By: Missy Gluckmann, Founder of MelibeeGlobal.com
If you’re a study abroad advisor, you will get the magnitude of this question:
How can you collapse many days worth of information on preparing for study abroad into
your short pre-departure meeting?
One could liken covering what is vital in a pre-departure meeting to solving the Rubik’s Cube with one arm tied behind your back. It seems to be a mission impossible!
The reality is that there is simply too much to cover and increasing pressure to talk about logistics of getting from point A to point B. (I won’t even get into the “necessary” paperwork that has to be checked before departure.) Couple that with the fact that pre-departure meetings are often scheduled during a busy time of the academic year and students typically don’t read the detailed packets of information that are thoughtfully provided, and you can be left feeling rather defeated in your role as a study abroad advisor.
Ideally, the goal is to set expectations and to transfer knowledge about culture. With the advent of open source evaluations, the advisor’s role of inspiring students to carefully consider what to expect when they’re abroad becomes much easier.
Perhaps Terrell Owens’ quote best sums up the value of expectations:
“If you align expectations with reality, you will never be disappointed.”
Or at the very least, one hopes that your students will have a much better idea of what they’re stepping into!
Here are 3 steps to guide study abroad advisors in setting cultural and programmatic expectations for study abroad students:
1) Look to the past, first.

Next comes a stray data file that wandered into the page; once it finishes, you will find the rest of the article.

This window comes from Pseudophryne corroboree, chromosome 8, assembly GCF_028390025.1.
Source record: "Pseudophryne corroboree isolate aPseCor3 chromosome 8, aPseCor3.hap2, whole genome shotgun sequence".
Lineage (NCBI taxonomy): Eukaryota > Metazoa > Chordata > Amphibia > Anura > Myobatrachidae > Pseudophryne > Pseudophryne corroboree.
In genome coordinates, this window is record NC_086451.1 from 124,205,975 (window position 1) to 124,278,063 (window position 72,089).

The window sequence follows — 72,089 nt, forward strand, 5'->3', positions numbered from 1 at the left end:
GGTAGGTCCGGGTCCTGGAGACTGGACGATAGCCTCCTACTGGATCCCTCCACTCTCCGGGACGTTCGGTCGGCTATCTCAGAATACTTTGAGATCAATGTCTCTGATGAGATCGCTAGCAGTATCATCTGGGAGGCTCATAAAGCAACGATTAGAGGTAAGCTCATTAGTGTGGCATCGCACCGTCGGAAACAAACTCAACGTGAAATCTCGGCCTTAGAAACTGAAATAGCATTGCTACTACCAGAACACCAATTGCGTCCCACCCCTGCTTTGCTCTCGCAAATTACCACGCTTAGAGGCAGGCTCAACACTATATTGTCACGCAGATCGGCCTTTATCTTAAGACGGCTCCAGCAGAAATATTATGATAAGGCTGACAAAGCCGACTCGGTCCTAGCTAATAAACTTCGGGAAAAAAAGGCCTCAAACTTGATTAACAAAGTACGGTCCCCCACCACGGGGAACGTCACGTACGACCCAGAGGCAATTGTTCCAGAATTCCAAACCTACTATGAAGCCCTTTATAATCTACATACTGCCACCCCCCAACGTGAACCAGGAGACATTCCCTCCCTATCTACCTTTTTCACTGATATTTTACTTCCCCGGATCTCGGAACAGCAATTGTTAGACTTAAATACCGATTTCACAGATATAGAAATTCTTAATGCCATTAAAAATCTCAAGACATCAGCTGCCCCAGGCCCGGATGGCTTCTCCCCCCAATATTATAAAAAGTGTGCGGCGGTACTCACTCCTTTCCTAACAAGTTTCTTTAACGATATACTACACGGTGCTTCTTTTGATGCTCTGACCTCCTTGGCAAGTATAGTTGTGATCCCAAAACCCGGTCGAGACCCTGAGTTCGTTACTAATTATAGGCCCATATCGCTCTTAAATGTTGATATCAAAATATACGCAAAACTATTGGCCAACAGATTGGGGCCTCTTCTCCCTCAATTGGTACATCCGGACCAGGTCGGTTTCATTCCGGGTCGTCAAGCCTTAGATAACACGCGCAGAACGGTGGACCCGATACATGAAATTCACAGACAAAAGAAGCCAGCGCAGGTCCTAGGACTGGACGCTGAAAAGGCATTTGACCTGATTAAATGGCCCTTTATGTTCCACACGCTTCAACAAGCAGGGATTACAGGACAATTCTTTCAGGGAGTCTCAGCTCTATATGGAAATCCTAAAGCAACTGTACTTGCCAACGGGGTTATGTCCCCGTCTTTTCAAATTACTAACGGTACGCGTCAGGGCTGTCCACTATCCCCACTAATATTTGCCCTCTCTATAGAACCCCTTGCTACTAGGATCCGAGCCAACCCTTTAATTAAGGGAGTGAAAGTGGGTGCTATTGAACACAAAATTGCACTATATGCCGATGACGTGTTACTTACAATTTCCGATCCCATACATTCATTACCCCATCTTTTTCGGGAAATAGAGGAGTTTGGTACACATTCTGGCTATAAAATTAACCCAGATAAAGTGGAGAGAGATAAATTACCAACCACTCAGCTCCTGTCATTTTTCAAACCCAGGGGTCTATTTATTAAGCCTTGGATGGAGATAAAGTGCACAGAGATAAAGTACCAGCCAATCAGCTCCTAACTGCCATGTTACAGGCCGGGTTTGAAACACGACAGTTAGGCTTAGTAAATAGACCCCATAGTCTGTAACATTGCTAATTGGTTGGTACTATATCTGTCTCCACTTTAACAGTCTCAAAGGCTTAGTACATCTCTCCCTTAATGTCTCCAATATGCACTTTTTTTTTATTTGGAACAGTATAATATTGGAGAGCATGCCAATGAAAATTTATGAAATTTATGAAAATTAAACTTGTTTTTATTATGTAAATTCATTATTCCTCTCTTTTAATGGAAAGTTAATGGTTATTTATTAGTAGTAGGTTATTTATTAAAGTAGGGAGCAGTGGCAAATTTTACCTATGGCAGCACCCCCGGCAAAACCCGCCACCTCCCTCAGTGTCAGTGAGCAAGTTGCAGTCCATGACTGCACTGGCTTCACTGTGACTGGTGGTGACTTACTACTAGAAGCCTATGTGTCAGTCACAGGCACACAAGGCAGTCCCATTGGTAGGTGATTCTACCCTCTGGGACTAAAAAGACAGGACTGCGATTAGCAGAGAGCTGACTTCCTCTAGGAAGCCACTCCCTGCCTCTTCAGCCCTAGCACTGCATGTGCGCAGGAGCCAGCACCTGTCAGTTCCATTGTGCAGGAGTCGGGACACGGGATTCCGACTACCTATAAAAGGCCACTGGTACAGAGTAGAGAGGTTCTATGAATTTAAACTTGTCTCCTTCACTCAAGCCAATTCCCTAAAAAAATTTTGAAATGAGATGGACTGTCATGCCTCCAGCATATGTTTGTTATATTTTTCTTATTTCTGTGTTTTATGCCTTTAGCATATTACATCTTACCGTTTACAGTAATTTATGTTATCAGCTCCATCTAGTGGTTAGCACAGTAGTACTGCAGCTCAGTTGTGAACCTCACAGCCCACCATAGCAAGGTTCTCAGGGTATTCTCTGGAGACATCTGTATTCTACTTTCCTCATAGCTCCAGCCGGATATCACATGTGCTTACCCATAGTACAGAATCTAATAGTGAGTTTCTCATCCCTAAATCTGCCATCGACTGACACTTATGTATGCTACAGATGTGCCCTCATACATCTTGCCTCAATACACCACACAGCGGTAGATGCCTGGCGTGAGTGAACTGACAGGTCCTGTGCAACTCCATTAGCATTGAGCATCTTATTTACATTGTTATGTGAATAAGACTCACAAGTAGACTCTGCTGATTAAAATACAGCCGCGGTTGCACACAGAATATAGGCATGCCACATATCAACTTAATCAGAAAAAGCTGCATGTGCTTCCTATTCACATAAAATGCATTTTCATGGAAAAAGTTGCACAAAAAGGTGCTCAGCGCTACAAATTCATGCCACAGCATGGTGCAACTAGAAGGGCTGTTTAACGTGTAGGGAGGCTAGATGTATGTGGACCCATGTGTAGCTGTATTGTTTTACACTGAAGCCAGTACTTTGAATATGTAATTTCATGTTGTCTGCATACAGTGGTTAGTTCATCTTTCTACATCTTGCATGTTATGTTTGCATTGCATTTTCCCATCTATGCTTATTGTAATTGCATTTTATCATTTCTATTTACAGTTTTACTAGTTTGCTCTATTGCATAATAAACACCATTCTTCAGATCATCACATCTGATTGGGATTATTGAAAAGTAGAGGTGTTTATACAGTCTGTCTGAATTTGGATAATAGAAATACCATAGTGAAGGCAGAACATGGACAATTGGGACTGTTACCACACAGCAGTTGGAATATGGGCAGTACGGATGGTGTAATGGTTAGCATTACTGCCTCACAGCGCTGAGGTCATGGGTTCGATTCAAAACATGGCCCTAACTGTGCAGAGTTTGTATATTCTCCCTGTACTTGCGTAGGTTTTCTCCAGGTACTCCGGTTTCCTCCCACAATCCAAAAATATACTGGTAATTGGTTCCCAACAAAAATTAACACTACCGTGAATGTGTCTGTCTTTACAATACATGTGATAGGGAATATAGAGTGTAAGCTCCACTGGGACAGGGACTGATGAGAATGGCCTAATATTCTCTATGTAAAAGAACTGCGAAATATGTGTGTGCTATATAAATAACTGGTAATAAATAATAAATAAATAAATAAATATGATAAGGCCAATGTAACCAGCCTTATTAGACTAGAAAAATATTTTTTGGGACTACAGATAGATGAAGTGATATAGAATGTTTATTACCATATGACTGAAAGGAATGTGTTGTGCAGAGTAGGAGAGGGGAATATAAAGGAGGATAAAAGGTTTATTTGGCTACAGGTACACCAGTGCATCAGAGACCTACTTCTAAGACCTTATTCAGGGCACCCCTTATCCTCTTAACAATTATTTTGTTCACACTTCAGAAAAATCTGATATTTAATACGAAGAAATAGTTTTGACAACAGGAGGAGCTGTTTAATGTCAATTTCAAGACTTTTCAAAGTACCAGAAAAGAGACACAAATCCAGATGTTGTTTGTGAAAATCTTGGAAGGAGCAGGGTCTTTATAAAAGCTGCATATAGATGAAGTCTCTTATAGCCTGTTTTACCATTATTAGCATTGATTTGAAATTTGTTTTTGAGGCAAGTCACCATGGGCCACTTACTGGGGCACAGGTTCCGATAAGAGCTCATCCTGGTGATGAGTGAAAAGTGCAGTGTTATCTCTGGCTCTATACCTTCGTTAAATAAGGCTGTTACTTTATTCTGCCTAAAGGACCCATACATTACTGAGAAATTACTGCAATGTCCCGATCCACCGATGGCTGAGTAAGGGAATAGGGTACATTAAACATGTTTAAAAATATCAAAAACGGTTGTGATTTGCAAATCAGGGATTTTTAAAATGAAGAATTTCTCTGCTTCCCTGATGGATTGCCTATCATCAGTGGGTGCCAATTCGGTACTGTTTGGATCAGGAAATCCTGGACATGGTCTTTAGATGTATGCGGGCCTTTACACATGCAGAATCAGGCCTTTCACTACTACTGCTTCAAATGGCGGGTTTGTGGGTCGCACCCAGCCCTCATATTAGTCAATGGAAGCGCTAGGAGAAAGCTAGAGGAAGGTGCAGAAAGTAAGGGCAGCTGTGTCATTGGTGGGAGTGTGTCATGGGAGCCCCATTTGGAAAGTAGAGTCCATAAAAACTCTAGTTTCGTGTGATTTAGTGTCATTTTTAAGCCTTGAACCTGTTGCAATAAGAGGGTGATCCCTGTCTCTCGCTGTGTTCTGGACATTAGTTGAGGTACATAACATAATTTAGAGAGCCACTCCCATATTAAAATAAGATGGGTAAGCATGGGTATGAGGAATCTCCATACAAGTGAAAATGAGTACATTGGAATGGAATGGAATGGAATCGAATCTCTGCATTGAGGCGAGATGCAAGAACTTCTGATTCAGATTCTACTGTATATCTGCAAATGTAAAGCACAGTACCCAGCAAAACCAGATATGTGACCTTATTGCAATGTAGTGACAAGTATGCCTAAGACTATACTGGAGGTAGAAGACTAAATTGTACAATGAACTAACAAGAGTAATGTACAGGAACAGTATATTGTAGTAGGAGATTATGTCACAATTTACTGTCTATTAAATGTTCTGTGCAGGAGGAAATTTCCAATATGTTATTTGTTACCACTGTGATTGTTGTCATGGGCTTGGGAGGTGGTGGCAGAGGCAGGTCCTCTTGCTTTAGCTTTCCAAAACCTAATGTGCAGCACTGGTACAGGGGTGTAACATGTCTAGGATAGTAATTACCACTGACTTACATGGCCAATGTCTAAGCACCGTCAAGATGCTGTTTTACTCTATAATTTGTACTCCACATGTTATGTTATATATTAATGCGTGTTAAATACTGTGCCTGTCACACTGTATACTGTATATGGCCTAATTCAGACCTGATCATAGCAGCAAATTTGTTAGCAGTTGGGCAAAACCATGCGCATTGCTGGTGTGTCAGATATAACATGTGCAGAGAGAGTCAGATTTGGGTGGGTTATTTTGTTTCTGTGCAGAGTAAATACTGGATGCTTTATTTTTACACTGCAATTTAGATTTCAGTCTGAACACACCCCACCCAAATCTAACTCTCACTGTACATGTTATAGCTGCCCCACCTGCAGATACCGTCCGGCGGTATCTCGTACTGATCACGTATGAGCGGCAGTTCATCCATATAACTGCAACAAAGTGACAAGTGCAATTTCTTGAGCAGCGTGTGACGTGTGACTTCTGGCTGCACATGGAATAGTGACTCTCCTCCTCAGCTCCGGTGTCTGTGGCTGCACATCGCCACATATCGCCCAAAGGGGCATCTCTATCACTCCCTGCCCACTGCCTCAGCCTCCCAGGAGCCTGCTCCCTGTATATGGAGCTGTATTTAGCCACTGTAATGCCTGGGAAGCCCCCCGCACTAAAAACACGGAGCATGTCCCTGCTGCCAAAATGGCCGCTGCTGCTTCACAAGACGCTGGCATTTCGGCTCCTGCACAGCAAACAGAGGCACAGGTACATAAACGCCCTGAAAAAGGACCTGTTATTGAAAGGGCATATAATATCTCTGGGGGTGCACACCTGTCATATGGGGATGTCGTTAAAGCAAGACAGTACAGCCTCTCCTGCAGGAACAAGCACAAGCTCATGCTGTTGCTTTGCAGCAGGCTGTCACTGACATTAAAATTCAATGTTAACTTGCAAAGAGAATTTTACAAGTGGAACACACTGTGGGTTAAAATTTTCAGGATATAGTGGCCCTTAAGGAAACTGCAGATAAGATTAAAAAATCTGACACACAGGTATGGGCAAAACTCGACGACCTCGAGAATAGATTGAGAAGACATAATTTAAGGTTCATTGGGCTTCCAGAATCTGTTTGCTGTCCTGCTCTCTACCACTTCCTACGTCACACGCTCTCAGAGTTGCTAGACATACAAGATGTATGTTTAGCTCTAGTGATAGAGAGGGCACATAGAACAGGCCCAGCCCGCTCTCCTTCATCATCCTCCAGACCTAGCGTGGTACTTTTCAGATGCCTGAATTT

You’ve heard the expression, ‘you have to know where you’ve been to know where you’re going’. This applies to setting expectations for study abroad too. Through the abroad101.com website, you can look up a specific program and read comments related to each category (such as housing, safety, food, etc.) as an initial starting point. What common concerns or feedback have students shared year over year via evaluations? Where have they rated fewer stars? Have they consistently commented about differences in housing and the type of food available at self-contained campuses abroad? Are there concerns about socializing with locals? Past evaluations will quickly surface common categories that students have felt motivated to share specific feedback about. These categories can translate into a roadmap for areas of focus in your upcoming pre-departure meeting, as these are the “hot buttons” that have come up time and time again, according to your customers (students). By looking to the past, we can see where we can set better expectations for the students (and their parents too).
2) Glean insights
Now that you know where to focus, you’ll need to carefully consider what students are saying about these “hot button” topics. Are the comments “one offs” or is there a pattern? Was the student particularly “picky” or was the feedback ubiquitous and verifiable?
I researched evaluations from one summer program in Quito, Ecuador – a place that I’ve been to twice – that carries a serious reputation for being unsafe. Here are a couple of comments that allow us to easily address expectations of safety :
“There is an overall inevitably high safety risk in Quito, however, I was
fine having taken proper precautions.
Another student candidly notes: